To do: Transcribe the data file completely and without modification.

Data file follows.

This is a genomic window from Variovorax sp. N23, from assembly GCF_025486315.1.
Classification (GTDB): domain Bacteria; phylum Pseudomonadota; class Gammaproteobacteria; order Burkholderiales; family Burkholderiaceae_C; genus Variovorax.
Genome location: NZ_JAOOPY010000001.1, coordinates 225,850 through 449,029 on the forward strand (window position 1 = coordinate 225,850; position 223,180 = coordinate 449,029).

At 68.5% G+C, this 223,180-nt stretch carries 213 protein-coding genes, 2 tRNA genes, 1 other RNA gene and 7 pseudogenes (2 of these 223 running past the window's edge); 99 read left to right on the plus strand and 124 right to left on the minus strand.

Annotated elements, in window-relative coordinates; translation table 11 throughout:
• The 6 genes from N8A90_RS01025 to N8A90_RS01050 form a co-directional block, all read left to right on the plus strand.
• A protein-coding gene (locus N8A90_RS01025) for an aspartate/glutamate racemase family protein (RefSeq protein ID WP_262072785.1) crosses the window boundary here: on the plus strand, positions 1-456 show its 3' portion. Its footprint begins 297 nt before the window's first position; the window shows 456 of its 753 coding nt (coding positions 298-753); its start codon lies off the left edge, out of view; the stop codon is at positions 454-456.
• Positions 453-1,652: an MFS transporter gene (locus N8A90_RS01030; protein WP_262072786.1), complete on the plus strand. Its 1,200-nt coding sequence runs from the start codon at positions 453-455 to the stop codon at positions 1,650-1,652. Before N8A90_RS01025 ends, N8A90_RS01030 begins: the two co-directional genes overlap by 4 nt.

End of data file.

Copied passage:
This is a genomic window from Variovorax sp. N23, from assembly GCF_025486315.1.
Classification (GTDB): domain Bacteria; phylum Pseudomonadota; class Gammaproteobacteria; order Burkholderiales; family Burkholderiaceae_C; genus Variovorax.
Genome location: NZ_JAOOPY010000001.1, coordinates 225,850 through 449,029 on the forward strand (window position 1 = coordinate 225,850; position 223,180 = coordinate 449,029).

At 68.5% G+C, this 223,180-nt stretch carries 213 protein-coding genes, 2 tRNA genes, 1 other RNA gene and 7 pseudogenes (2 of these 223 running past the window's edge); 99 read left to right on the plus strand and 124 right to left on the minus strand.

Annotated elements, in window-relative coordinates; translation table 11 throughout:
• The 6 genes from N8A90_RS01025 to N8A90_RS01050 form a co-directional block, all read left to right on the plus strand.
• A protein-coding gene (locus N8A90_RS01025) for an aspartate/glutamate racemase family protein (RefSeq protein ID WP_262072785.1) crosses the window boundary here: on the plus strand, positions 1-456 show its 3' portion. Its footprint begins 297 nt before the window's first position; the window shows 456 of its 753 coding nt (coding positions 298-753); its start codon lies off the left edge, out of view; the stop codon is at positions 454-456.
• Positions 453-1,652: an MFS transporter gene (locus N8A90_RS01030; protein WP_262072786.1), complete on the plus strand. Its 1,200-nt coding sequence runs from the start codon at positions 453-455 to the stop codon at positions 1,650-1,652. Before N8A90_RS01025 ends, N8A90_RS01030 begins: the two co-directional genes overlap by 4 nt.